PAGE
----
Waiguru says the atlas will provide reliable information down to the sub-location to ensure decisions are based on sound analysis.
Speaking to journalists during the launch, Waiguru said it provides comprehensive statistical data that ranges from diversity of communities, poverty levels per county and education levels.
“The launch of the socio-economic atlas report is just but one of many reports that are scheduled to be released by the bureau to inform policy makers at different levels of governance and development partners,” she stated.
“It is expected that we should take advantage of the information available to inform our programmes.”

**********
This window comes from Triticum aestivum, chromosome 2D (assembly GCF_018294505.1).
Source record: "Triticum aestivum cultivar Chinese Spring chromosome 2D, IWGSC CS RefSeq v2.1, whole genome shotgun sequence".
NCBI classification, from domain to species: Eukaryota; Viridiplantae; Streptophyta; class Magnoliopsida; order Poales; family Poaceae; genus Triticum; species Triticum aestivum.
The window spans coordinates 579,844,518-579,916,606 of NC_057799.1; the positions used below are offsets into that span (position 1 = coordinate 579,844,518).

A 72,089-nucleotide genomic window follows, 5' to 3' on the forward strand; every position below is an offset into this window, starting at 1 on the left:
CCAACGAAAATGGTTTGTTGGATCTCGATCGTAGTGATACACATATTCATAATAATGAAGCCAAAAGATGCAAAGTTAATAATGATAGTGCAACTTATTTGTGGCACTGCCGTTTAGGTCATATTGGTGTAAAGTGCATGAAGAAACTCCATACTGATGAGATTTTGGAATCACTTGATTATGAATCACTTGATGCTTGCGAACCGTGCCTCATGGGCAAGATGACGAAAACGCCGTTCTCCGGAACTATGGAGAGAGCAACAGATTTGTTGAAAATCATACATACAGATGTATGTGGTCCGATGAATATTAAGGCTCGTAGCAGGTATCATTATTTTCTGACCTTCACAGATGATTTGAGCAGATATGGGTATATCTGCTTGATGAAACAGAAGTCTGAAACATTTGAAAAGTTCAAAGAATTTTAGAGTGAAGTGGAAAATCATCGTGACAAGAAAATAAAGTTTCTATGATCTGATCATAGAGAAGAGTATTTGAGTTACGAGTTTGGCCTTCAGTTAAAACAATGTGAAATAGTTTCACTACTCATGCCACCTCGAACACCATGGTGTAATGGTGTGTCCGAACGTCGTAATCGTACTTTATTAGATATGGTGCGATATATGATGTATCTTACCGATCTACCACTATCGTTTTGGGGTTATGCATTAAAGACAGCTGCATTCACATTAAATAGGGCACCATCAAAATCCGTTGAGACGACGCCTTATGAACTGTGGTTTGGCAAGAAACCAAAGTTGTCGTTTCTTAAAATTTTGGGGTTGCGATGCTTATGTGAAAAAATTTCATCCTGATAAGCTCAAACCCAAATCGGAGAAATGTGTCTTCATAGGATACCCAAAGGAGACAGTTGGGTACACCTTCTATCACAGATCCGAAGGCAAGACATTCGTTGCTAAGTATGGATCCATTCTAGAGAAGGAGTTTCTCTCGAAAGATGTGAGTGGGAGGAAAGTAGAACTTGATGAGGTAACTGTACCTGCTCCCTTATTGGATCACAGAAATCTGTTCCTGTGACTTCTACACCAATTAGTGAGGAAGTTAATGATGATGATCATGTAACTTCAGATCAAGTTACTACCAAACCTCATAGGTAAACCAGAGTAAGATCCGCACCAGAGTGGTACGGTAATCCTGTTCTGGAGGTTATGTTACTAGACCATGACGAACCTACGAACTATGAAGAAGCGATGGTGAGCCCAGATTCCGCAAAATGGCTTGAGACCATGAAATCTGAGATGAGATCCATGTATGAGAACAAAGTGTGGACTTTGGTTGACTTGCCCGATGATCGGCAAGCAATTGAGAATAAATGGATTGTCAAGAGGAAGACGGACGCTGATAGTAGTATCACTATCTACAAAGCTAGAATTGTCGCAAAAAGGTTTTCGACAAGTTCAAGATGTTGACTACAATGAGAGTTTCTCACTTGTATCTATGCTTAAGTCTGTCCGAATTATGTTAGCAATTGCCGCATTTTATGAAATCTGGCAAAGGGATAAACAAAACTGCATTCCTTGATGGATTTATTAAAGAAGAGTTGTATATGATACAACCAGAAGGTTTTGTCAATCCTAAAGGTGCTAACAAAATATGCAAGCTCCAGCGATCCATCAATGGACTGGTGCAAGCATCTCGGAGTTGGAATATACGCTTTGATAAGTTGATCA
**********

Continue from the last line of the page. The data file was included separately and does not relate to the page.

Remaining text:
It also shows how resources have been distributed across the country, information she says will help policy makers when deciding where to initiate various development plans.
She said the atlas also depicts levels of poverty and natural resources, saying this will help in ensuring that there is equitable distribution of resources at all levels.
“The atlas has an ambitious dissemination plan up to the lowest devolved unit,” she pointed out.
One area of great interest the atlas provides data on is about the rate of orphan-hood of children under the age of 15 years.
“The rate is highest in Siaya County with 4.5pc of about 376,000 children under age of 15 having lost both their parents.”
Elgeyo Marakwet has the least levels at 0.34pc, representing about 600 orphaned children.
On population under 18 years, it states that 19.1 million representing 50.1pc of Kenya’s population falls under the category.
“By global standards, this is a high value, and it means that half the population has to raise and educate the other half,” it states.